Hey U of Chicago: I’m an academic & survivor. I use trigger warnings in my classes. Here’s why. – Medium

The University of Chicago recently stated ‘We Do Not Support So-Called Trigger Warnings’. “So-Called”, eh? Because millennials are entitled and overly sensitive and oppressive, right? Not because anyone has ever experienced actual trauma and requested a little warning in order to properly administer self care, of course. Because mental health, being invisible, is still not as valid as physical health that can be readily perceived.

This is not about censorship. This is part of toxic masculinity, rape culture, and the “suck it up” mindset that has been damaging real, living human beings for generations. If millennials are willing to speak up about such societal poison, we should be thanking them, not punishing them.

Erica D. Price wrote an amazing piece on Medium. Please go have a read.

I have honored every request for a trigger or content warning that a student has ever given me, and I go out of my way to tag any potentially upsetting material with trigger warnings. I don’t do this because I am a beaten-down, scared shitless academic with no intellectual freedom. My students have not backed me into a corner and demanded that I keep thought-provoking content at bay. Students who disagree with me politically or philosophically (of which there are many) do not try to silence me under a deluge of TW requests. My universities have not twisted my arms, pinned me down, and affixed black TW duct tape across my mouth. That’s not how TW’s work.

via Hey U of Chicago: I’m an academic & survivor. I use trigger warnings in my classes. Here’s why. – Medium

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“A ship in harbour is safe, but that is not what ships are built for”

Frequently attributed to Rear Admiral Grace Hopper, the titular words of wisdom sum up what intellectual curiosity and higher education are – or should be – all about.

Photo of a large sailing ship moving away from the camera. The sea is calm, the backdrop is of orange clouds.

Apparently the President of the United States agrees.

“Obama explained his belief that engaging with ideas you might disagree with is a foundational element of higher education.” 

“The purpose of college is not just… to transmit skills. It’s also to widen your horizons, to make you a better citizen,” Obama said. “The way to do that is to create a space where a lot of ideas are presented and collide, and people are having arguments, and people are testing each other’s theories. And over time, people learn from each other because they’re getting out of their own narrow point of view, and having a broad point of view.” Continue reading ““A ship in harbour is safe, but that is not what ships are built for””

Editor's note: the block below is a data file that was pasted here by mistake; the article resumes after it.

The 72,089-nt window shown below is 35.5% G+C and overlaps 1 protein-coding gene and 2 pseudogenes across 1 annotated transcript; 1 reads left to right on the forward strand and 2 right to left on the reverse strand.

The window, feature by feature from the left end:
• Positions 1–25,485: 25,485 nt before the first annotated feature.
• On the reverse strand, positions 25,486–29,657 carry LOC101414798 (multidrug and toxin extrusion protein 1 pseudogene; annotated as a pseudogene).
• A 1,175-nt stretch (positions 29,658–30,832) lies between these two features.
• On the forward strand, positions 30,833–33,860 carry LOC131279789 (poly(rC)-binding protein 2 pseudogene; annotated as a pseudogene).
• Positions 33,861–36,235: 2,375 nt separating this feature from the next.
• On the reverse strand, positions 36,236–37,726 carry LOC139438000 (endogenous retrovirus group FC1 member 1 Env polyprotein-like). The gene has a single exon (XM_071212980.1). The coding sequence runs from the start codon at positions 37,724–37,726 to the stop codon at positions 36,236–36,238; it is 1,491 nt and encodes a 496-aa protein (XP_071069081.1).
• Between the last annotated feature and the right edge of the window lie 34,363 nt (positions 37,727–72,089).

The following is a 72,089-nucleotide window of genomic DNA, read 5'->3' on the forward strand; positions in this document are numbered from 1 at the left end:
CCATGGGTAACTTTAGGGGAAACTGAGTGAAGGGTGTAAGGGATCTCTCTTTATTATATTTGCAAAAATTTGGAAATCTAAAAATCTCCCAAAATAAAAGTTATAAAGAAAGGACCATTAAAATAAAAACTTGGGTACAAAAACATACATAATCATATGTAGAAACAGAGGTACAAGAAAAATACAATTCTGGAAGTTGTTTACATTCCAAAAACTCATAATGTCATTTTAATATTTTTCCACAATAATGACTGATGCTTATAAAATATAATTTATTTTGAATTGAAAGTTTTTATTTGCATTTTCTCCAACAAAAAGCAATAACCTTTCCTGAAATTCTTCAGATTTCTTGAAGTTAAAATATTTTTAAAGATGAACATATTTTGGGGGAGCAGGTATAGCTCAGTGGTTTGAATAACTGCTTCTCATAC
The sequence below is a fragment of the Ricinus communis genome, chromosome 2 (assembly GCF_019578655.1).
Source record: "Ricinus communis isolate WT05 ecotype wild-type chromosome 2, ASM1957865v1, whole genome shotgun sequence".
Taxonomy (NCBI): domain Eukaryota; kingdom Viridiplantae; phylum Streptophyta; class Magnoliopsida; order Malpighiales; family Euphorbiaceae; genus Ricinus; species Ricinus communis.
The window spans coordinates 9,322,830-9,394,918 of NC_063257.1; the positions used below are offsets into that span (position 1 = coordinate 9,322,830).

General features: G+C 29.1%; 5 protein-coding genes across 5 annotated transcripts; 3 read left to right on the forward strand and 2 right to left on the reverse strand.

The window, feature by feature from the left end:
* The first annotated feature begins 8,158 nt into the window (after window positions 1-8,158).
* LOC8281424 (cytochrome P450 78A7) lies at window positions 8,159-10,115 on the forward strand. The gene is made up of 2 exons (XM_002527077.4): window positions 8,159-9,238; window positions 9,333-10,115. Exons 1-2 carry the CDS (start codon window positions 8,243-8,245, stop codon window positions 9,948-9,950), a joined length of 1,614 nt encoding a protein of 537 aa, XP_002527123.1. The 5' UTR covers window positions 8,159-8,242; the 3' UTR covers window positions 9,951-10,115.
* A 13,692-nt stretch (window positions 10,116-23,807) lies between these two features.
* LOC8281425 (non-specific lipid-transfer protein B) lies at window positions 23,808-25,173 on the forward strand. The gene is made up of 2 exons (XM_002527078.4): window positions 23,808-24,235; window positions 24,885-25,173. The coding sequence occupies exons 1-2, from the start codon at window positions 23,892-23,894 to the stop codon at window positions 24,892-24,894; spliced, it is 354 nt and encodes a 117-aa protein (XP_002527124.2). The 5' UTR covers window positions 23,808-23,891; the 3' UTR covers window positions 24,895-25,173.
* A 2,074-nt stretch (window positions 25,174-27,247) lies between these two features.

Humanitize me!

We are studying “outcome-based learning”, in part by examining the Bologna process.  Since I usually nod off or get antsy trying to read dry, factual stuff – I learn facts better by listening – I’ve fed it through a text-to-speech program.  It’s functional, though like most robotic voices, has some issues.

“Bologna” is not pronounced “bo-LOHN-ya” as it should be, but “bo-LOHN-ee”, like the sandwich meat.  So when we get to phrases like “Implementing Bologna in your institution” it turns hilarious. Continue reading “Humanitize me!”

Sharing is fun.

Among other things, digital humanities involves collaboration. To this end, we (the class of 2014-2015 at UCC, not the royal we) are dipping our collective toes into several software applications. The first one is Evernote.

Since we haven’t started creating things together yet, there was little of substance in my notebooks. I created an empty folder and simply copied over a page of notes from a different class.  I thought that was a bit dull, so I replaced it with a graphic:

You rang?

Yay for collaboration!

A-blogging we will go.

“Humor is reason gone mad.”

~ Groucho Marx

And then came India. TourAbsurd.com was my baby, my happy place, my reason for moving forward. For four years I nurtured it, educated myself about the workings of social media, and built an international network of friends and contacts within the travel industry. After 6 six weeks in Mumbai, Goa, and Kerala, however, I was done. It was the trip that broke my wanderlust.

It seemed odd that it should evaporate – *poof!* – just like that, but there you have it. The quiet that seeped in to fill the void was only disconcerting in that it was …not at all disconcerting. I felt I should be more upset by the absence of something I’d used define myself for so many years. Yet I was secretly content. I knew whatever came next would be great. Continue reading “A-blogging we will go.”